But it could still be good news for Tampa Bay fans that Naimoli has a partner who is described as excited about being involved rather than partners whose interest, and checkbooks, seem to have gone elsewhere.
"I think people acting in the interests of what's in the best interest of baseball in the bay area is a good thing," McHale said.
Sternberg was an executive with a New York options trading firm and was one of several executives to make millions when the firm was sold in September 2000. He essentially retired, according to his mother, and apparently concentrates on investments with a knack for knowing when to buy and when to sell.
For example, he made a large investment in the Ballantyne of Omaha company, which manufactures motion picture projection equipment, and within six months the stock went up from 50 cents to nearly $3 a share.
"He must see value good. He doesn't do it for fun, he does it for money. And he has plenty of it," Ballantyne chief financial officer Brad French said.
"There were about four guys who made a couple hundred million bucks (when the trading firm was sold) and I believe he was one of them. These guys parted with like $300- to $400-million apiece. My understanding is they got bought out and he just has a pile of cash in the corner."
Sternberg has been talking with the Rays for months, but would not say how he first got involved. It may have been through J.P. Morgan, the investment firm the team hired in April 2001 to explore sale options. Several of the Rays limited partners work and live in the New York area as well.
"This isn't something that just came up yesterday," Rays manager Lou Piniella said. "This has been in the works for a while, and talked about for a while. I was just waiting to see if something actually materialized, and it did. I wasn't surprised by it at all."
There have been rumors for years about discord among the general partners, including a failed attempt several years ago to oust Naimoli, though relations appeared to be better lately.
Naimoli usually would assert that all parties were happy, and the partners would routinely refuse to discuss their relationship. That was the case again Thursday, when none of the five could be reached for comment.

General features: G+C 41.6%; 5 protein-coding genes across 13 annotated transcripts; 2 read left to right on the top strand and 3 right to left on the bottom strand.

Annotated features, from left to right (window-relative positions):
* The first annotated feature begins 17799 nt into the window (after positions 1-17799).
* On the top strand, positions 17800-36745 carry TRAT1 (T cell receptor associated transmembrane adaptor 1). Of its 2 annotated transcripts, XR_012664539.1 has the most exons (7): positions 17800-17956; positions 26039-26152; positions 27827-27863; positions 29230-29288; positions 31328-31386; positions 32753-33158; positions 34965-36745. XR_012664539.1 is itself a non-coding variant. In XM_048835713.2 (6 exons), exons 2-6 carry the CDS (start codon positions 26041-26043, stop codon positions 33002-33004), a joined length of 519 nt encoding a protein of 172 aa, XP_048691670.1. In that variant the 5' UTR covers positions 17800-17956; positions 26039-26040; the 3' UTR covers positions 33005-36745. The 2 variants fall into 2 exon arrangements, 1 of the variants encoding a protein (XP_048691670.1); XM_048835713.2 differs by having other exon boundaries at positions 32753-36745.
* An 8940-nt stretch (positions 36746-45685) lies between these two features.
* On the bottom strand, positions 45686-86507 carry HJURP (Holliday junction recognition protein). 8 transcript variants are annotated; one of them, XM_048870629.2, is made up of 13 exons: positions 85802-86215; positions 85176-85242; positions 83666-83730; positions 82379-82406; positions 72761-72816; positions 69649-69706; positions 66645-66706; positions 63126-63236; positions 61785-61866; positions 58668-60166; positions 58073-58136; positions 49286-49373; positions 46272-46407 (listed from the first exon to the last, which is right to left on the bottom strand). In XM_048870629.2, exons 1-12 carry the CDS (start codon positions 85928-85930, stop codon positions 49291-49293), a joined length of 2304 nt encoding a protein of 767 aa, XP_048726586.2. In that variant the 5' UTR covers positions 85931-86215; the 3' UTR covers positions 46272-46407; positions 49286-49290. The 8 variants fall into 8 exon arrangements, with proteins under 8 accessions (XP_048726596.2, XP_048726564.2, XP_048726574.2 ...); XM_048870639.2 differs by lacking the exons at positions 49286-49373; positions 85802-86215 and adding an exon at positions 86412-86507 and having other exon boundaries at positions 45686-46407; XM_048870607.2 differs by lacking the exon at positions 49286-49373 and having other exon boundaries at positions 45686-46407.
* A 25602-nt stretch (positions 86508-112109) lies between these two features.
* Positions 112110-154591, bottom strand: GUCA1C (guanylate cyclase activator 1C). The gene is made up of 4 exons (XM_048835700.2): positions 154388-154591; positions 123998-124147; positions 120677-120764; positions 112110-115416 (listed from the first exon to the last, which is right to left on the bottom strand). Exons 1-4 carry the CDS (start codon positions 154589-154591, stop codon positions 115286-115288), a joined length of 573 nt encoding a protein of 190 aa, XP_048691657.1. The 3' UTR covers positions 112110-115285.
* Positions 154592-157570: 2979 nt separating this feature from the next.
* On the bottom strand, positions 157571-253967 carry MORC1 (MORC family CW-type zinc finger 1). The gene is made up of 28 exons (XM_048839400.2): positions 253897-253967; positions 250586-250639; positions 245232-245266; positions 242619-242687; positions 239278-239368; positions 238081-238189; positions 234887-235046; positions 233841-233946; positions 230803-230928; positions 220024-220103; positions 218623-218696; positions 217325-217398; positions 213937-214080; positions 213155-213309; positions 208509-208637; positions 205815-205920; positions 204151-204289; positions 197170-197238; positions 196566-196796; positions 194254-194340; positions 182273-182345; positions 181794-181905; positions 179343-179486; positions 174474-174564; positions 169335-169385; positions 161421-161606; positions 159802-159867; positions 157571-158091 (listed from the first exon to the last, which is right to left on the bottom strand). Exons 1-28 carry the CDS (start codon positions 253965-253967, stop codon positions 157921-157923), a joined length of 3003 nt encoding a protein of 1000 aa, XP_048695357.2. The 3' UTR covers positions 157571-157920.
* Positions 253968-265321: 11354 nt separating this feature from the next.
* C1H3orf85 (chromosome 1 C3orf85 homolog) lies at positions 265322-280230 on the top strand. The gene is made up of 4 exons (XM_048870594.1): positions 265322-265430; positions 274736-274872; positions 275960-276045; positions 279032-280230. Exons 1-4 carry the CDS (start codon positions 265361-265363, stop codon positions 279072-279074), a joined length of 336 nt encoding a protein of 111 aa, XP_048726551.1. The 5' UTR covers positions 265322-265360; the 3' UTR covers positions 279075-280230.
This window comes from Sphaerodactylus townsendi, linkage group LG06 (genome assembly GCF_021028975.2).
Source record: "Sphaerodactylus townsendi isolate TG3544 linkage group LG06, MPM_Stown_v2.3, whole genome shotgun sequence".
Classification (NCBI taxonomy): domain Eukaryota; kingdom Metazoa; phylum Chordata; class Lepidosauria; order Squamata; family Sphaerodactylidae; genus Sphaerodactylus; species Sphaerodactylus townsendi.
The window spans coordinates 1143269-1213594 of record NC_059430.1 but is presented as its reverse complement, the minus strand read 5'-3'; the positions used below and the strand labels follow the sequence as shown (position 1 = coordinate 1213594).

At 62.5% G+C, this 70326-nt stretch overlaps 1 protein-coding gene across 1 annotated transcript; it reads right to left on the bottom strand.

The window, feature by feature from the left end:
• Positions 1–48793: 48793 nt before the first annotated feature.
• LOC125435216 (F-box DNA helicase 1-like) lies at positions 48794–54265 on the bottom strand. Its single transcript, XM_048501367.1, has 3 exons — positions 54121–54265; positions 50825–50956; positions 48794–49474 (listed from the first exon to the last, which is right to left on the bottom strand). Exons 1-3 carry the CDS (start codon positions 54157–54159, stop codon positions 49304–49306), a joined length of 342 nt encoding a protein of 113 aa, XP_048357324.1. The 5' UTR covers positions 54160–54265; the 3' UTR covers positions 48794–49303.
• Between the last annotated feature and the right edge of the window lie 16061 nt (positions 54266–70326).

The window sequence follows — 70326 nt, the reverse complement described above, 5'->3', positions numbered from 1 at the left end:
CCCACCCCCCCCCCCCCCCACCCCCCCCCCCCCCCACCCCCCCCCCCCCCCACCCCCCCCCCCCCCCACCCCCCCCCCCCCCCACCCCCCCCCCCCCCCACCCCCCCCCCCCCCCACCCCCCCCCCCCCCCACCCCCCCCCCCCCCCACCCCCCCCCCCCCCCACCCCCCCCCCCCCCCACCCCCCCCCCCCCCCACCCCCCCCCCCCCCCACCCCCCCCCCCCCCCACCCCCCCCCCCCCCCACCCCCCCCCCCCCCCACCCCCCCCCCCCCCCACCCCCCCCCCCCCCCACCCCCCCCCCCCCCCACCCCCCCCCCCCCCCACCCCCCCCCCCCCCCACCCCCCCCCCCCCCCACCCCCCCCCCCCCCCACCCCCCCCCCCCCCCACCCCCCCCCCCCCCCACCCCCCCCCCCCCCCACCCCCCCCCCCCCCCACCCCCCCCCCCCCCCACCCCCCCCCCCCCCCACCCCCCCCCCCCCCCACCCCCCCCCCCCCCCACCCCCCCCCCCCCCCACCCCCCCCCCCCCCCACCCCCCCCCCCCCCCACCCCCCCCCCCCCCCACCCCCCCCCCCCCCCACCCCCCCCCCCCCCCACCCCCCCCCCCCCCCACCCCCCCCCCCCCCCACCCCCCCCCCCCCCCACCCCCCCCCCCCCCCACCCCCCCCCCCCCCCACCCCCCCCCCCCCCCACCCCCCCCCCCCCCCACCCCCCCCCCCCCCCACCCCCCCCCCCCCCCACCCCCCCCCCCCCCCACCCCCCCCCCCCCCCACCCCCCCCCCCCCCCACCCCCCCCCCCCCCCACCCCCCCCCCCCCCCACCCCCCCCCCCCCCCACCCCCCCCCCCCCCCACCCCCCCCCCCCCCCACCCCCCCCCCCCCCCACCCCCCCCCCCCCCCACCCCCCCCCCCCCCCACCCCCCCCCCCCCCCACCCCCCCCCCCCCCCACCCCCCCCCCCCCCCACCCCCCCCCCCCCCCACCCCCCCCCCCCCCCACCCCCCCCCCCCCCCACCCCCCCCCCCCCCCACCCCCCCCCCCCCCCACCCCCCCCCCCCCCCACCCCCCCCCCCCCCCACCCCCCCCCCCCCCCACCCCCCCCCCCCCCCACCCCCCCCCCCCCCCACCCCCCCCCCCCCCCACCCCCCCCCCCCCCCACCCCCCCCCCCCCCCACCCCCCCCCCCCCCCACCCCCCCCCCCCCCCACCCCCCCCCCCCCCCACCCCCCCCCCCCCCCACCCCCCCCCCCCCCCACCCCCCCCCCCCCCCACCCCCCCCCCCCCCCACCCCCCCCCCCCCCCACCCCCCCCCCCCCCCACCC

Rays officials also declined comment. "If and when we have something to announce," team vice president Rick Vaughn said, "we will announce it."
Once the deal between the five partners, the team and Sternberg is complete, it has to be checked out and approved by MLB officials, but is not subject to a vote of owners because control of the team is not changing hands.
When it does become official, Sternberg may find himself in a whole new ball game. Speaking from her Brooklyn home, Beverly Sternberg said her son didn't necessarily like the spotlight.
"This is very exciting and good for him, but he's trying to keep it low key," she said. "He's a smart kid, a good kid, but he's very low-key. Let me put it that way."
Sternberg's parents, Beverly and Sam, own and operate a decorative pillow business in Brooklyn. Their son turned a summer apprenticeship on the trading floor into hundreds of millions, living in a $2.7-million home in Rye, N.Y with his wife, Lisa, and four kids. Now he has a chance to turn his childhood love of baseball _ first the Dodgers, then the Mets, but "No Yankees, never Yankees," his mother said _ into his highest profile investment yet.
"He's wonderful," Beverly Sternberg said. "And I'm not just saying that because I'm his mother. You ask whoever worked with him. He's very good to his family. He's crazy about his kids. He's a good father. He's a very caring person. What should I tell you?"
_ Times researcher Kitty Bennett and staff writers Scott Barancik, Louis Hau and Tom Jones contributed to this report.